Robey said the West Midlands Production Fund, like many other regional funds, have got incredibly stringent commercial requirements because its money has to recycle, so when you are putting together early-stage feature films, they often don’t have those commercial elements attached. “It’s not soft money but it feels like it should be. In reality, these are incredibly commercial funds going into incredibly commercial films.”
She suggested that there needed to be different kinds of funds aimed at emerging film-makers to support growth. And, she warned, there were no signs of the task getting easier.
“Understanding routes to market has got really challenging, particularly as the industry never stands still.”
A number of delegates said that the screen industries had failed to exploit the opportunities that might come by connecting with other creative industries.
The digital era has seen the boundaries of creative content creation blurring.
“It is good for people to break out beyond the groups they have already got established because today Film, TV and whatever have become a collective medium,” said Rachel Robey, of Wellington Films.
It was a common piece of feedback from tables, which were posted on the walls for comment.
Delegates pointed out that opera is now regularly seen in cinemas, while music video, particularly on YouTube now represented an invaluable part of the music business model.
Splitting the screen industries from the rest of the creative economy risked missing economic opportunities and ignored the reality of both the changed business models of different parts of the sector, and the ways that today’s audience consumed content.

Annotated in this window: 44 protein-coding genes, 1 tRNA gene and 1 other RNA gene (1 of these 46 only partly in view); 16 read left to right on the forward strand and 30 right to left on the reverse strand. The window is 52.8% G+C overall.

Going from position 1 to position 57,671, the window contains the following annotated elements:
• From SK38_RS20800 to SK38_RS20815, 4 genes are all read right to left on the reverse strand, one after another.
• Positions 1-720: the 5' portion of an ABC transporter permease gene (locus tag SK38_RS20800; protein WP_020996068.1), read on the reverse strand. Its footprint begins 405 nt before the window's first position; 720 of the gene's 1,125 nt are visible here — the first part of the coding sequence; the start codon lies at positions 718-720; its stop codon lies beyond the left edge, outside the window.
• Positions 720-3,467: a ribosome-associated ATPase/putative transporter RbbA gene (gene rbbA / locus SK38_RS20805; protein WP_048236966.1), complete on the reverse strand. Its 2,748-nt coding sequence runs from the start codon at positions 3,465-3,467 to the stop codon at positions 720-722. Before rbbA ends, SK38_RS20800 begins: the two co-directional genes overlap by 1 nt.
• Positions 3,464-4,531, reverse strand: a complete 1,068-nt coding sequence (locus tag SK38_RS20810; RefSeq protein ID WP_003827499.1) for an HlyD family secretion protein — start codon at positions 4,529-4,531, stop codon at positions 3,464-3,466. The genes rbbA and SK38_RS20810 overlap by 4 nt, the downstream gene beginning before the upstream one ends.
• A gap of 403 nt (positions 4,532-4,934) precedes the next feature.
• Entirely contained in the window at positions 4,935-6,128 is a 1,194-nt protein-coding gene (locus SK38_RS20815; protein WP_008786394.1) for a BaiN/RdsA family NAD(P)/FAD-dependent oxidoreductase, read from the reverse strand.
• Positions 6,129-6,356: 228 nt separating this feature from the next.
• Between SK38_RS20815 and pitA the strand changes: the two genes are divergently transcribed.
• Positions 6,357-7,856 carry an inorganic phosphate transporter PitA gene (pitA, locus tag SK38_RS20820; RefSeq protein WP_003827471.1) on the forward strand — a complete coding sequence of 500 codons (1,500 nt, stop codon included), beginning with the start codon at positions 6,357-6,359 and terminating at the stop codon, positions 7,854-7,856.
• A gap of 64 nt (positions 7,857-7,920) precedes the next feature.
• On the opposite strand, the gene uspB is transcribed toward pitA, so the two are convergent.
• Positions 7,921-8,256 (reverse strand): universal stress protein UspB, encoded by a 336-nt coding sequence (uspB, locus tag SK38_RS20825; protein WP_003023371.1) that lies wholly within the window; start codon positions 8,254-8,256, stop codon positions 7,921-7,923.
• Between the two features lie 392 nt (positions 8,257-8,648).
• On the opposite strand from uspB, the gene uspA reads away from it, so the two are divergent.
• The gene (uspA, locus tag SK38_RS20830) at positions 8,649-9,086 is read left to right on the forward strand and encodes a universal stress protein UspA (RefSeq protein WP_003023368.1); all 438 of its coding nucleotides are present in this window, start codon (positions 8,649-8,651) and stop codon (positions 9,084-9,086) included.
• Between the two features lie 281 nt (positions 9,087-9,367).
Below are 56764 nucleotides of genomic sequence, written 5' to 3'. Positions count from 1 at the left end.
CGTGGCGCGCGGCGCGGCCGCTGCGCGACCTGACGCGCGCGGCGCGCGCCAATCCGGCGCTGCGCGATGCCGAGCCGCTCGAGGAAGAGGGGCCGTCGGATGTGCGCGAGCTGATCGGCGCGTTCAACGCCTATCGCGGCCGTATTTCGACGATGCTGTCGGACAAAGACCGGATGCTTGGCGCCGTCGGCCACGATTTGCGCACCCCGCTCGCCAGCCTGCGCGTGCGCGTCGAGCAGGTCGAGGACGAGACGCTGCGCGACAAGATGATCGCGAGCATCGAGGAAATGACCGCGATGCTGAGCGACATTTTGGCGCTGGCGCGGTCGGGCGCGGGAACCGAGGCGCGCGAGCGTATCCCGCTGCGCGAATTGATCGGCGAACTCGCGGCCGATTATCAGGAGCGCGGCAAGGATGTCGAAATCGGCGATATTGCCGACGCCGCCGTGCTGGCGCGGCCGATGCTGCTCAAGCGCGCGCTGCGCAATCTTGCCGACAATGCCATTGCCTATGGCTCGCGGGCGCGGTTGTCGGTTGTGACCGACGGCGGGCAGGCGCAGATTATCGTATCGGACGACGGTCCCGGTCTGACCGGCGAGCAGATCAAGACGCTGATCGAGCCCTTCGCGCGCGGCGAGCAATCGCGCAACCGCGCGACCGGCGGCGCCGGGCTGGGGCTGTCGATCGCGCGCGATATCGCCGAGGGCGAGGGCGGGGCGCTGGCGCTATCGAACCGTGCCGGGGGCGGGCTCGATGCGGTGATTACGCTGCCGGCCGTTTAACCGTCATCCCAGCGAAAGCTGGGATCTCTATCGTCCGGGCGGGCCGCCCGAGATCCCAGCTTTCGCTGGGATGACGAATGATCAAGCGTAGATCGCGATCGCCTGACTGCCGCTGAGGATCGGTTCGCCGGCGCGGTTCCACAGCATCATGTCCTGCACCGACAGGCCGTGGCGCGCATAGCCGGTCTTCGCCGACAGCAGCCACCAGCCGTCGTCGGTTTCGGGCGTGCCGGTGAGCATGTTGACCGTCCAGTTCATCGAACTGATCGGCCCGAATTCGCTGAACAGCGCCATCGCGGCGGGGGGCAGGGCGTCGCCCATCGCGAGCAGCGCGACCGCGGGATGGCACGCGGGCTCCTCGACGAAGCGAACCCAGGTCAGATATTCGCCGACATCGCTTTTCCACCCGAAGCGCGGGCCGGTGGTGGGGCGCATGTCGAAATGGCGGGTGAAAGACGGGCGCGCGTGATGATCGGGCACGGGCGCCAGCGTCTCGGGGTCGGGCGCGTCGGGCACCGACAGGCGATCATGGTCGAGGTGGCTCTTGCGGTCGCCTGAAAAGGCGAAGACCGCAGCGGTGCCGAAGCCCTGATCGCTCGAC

Nick Harper’s Exient worked with the BBC on developing an app for Strictly Come Dancing.
“You need to think wisely. You cannot do everything. Why did we collaborate with the BBC on Strictly? It was because we felt we could make a game out of that experience and that the IP would make an easier route to market. The stars aligned.
We always look for opportunities to work with creatives in other industries.”
LOCATION AND Environment
The West Midlands as a region faces challenges, lacking the clear identity of a UK nation, or a region with a long-established and clear identity, such as Yorkshire.
Years of neglect of the Creative Screen Sector has also led to critical weaknesses. Regional business has not, for example, been comprehensively mapped, meaning finding other businesses with whom to partner can sometimes be a matter of luck. (Mapping is an important part of this work.)